Although I probably won't see the latest revival of "Bye Bye Birdie" on Broadway, reading the review reminded me of that song that seems to ring truer and truer with each passing year. I find myself humming the words sotto voce, "Kids, what's the matter with kids today? Why can't they be like we were? Perfect in every way..."

Although obviously meant tongue in cheek, I wonder if it's just possible there is some reality to this.

I pondered this idea anew when one of my children described her recent homework assignment. Every day she (and each of her classmates) has to write down a story that demonstrates extra sensitivity.

I'm certainly in favor of sensitivity and the more the merrier. So I was curious to hear some examples.

"Well," she explained, "remember when my sister and I were at Walgreens and an elderly woman dropped all her change? We bent down to pick it up for her."

Like any mother, I love to find instances that highlight how unique and wonderful my children are, but this story left me puzzled. Yes I was glad they did it. But extra sensitivity? Isn't that just basic common decency?

Apparently not – since no one else in the store made a move to help.

I think it's unfortunate that treating others with basic respect has been redefined as extra sensitivity (the dumbing down of manners?), but perhaps the character in "Bye, Bye Birdie" asked the wrong question. If our children aren't behaving the way we'd like them to (how many times has someone's child walked through the door in front of you and let it slam in your face?), it's not their fault -- it's ours.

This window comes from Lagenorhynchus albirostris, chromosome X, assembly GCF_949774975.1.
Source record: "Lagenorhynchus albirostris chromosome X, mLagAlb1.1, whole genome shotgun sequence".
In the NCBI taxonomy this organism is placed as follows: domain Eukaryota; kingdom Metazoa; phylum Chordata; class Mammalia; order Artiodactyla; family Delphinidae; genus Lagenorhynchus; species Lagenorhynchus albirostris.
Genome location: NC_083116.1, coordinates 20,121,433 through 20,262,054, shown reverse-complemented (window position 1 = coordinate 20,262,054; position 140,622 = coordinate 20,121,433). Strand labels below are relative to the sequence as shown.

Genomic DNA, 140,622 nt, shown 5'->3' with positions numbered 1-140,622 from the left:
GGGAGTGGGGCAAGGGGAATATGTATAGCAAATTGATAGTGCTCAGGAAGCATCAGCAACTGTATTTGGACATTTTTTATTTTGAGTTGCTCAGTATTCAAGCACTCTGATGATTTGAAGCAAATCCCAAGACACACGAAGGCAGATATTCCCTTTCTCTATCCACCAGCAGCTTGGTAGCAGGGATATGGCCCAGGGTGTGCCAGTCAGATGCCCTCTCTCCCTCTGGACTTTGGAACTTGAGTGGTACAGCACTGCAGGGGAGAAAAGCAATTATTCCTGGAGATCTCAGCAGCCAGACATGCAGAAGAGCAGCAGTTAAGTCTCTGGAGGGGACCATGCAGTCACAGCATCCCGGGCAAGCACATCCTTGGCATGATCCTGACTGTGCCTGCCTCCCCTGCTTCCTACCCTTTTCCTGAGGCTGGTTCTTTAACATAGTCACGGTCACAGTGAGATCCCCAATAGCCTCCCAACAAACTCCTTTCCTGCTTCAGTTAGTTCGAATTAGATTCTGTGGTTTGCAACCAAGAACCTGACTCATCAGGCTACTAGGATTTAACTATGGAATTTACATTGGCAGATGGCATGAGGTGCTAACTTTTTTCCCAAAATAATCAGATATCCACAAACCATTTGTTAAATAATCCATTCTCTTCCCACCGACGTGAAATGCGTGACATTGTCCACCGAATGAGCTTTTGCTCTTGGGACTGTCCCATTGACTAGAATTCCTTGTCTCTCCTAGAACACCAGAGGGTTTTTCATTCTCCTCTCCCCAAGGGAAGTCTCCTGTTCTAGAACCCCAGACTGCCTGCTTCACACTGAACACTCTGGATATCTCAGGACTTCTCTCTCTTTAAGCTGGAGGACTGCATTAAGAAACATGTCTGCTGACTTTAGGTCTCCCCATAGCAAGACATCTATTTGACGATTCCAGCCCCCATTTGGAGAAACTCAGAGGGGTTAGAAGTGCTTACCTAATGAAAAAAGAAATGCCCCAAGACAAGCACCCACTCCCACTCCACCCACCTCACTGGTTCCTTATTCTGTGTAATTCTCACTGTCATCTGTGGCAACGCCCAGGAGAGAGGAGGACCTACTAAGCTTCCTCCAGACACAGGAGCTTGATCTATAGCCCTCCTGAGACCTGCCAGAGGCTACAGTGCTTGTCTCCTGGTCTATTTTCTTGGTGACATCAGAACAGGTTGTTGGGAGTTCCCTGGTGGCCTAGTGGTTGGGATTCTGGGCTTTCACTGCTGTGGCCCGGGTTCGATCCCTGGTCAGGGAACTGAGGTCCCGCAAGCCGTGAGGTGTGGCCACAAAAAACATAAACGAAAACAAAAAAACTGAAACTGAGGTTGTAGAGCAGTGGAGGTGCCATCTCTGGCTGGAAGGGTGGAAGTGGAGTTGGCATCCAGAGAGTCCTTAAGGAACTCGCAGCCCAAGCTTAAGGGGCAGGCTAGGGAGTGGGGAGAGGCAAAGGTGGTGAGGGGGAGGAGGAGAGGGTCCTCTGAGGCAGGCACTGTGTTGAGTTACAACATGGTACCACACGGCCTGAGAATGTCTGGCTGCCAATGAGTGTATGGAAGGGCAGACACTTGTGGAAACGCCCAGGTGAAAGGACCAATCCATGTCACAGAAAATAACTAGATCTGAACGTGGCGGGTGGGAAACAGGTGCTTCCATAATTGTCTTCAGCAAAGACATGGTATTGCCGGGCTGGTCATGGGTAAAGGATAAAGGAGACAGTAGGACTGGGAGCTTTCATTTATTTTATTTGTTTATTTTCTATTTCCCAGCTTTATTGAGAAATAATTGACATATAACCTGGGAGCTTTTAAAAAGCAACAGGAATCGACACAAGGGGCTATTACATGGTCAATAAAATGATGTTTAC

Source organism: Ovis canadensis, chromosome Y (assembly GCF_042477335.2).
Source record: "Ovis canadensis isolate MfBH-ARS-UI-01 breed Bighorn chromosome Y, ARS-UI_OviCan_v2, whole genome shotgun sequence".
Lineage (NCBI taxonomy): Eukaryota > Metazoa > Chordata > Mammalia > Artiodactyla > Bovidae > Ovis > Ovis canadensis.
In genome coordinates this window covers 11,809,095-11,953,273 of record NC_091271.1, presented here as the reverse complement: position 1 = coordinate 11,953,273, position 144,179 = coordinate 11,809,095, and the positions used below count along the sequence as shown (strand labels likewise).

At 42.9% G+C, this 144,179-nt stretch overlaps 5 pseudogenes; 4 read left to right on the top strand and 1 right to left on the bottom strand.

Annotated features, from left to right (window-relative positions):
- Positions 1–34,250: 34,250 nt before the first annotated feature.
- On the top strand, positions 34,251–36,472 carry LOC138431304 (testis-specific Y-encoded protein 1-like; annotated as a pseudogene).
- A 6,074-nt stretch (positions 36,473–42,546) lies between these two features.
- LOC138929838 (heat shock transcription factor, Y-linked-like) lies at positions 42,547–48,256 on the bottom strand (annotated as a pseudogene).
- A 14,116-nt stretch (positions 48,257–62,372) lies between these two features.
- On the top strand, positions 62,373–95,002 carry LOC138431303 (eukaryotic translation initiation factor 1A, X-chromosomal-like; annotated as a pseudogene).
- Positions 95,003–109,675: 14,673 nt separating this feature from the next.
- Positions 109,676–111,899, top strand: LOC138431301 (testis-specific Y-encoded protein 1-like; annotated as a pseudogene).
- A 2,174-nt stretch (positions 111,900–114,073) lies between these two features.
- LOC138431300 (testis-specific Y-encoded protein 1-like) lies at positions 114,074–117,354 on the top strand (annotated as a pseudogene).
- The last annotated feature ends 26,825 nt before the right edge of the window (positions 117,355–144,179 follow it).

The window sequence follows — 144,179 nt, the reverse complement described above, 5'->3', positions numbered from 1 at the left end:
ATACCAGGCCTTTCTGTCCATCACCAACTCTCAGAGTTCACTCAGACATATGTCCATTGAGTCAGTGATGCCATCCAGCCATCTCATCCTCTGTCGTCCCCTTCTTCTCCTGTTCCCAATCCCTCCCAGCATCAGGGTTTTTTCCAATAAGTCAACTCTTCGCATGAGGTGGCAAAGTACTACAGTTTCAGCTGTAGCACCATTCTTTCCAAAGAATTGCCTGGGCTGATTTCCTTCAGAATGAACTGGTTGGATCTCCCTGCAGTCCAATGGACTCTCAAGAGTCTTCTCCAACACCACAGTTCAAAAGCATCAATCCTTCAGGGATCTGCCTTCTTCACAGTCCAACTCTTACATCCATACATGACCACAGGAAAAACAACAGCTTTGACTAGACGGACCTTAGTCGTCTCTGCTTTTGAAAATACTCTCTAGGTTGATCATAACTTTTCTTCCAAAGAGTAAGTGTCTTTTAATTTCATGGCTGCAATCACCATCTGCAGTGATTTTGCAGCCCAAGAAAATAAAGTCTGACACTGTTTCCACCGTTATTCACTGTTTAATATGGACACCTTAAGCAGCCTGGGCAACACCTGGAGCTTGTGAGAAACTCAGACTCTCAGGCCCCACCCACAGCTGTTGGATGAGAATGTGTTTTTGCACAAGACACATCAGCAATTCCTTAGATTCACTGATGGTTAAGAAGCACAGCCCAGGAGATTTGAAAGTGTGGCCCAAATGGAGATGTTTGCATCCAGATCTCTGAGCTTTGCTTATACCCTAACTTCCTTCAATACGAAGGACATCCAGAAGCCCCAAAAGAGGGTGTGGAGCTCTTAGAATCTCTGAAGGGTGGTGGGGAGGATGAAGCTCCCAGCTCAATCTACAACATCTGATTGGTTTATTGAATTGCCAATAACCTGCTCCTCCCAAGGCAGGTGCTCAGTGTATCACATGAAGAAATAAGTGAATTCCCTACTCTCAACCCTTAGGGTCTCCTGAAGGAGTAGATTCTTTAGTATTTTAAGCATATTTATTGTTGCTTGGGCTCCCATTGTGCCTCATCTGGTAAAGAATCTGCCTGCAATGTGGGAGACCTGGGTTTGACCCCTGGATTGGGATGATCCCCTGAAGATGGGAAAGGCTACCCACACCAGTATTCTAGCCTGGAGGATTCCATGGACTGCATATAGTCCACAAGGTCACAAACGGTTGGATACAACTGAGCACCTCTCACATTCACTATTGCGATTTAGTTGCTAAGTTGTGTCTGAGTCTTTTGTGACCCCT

We are the ones whose example they're following. If we're dismissive of others, if we put our own needs first, that's the lesson they'll learn. And if we are "extra" sensitive, then in all likelihood they will be too (adolescent behavior notwithstanding!).

A lot of this is just courtesy – saying thank you to the saleswoman, not leaving all the clothes on the dressing room floor, waiting patiently in line (if we don't yell at the bank teller these days, we are elevated to the level of the truly righteous!), going easy on the horn...I read once that it inconsiderate to go rushing by an older person. It makes them all the more conscious of their age and infirmity. It's more appropriate to slow down our pace and walk in a more measured way as we pass. Sensitive? Yes. Extra sensitive? Maybe.

I think it all boils down to that most basic of Torah edicts, "V'ahavta leraiecha kemocha – Love your neighbor like yourself."

We understand this to command not emotion but rather action: Treat others the way you would like to be treated.

Certainly we would like to be treated with common courtesy. Most likely we would prefer extra sensitivity. But if we want to see it in our children, we need to show them the way.

The real question should be "What's the matter with grown-ups today?"